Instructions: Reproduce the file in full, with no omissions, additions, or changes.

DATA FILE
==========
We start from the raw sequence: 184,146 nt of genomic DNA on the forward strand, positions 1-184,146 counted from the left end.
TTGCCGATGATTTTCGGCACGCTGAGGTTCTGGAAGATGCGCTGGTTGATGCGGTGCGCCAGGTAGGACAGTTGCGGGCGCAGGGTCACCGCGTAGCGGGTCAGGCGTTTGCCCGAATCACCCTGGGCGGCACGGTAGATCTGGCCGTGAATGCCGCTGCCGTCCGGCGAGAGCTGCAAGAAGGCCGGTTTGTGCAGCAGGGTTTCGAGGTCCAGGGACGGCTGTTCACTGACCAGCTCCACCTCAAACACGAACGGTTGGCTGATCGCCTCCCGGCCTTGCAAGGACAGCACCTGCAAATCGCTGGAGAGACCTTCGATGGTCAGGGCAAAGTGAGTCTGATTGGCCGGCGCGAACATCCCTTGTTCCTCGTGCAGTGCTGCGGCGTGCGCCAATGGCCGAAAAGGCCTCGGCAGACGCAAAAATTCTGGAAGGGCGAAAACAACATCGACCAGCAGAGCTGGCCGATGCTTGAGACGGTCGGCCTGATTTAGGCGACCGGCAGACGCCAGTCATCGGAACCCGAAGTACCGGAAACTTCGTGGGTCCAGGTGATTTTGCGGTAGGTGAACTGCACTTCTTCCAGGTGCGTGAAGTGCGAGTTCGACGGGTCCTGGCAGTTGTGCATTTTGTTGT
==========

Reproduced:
We start from the raw sequence: 184,146 nt of genomic DNA on the forward strand, positions 1-184,146 counted from the left end.
TTGCCGATGATTTTCGGCACGCTGAGGTTCTGGAAGATGCGCTGGTTGATGCGGTGCGCCAGGTAGGACAGTTGCGGGCGCAGGGTCACCGCGTAGCGGGTCAGGCGTTTGCCCGAATCACCCTGGGCGGCACGGTAGATCTGGCCGTGAATGCCGCTGCCGTCCGGCGAGAGCTGCAAGAAGGCCGGTTTGTGCAGCAGGGTTTCGAGGTCCAGGGACGGCTGTTCACTGACCAGCTCCACCTCAAACACGAACGGTTGGCTGATCGCCTCCCGGCCTTGCAAGGACAGCACCTGCAAATCGCTGGAGAGACCTTCGATGGTCAGGGCAAAGTGAGTCTGATTGGCCGGCGCGAACATCCCTTGTTCCTCGTGCAGTGCTGCGGCGTGCGCCAATGGCCGAAAAGGCCTCGGCAGACGCAAAAATTCTGGAAGGGCGAAAACAACATCGACCAGCAGAGCTGGCCGATGCTTGAGACGGTCGGCCTGATTTAGGCGACCGGCAGACGCCAGTCATCGGAACCCGAAGTACCGGAAACTTCGTGGGTCCAGGTGATTTTGCGGTAGGTGAACTGCACTTCTTCCAGGTGCGTGAAGTGCGAGTTCGACGGGTCCTGGCAGTTGTGCATTTTGTTGT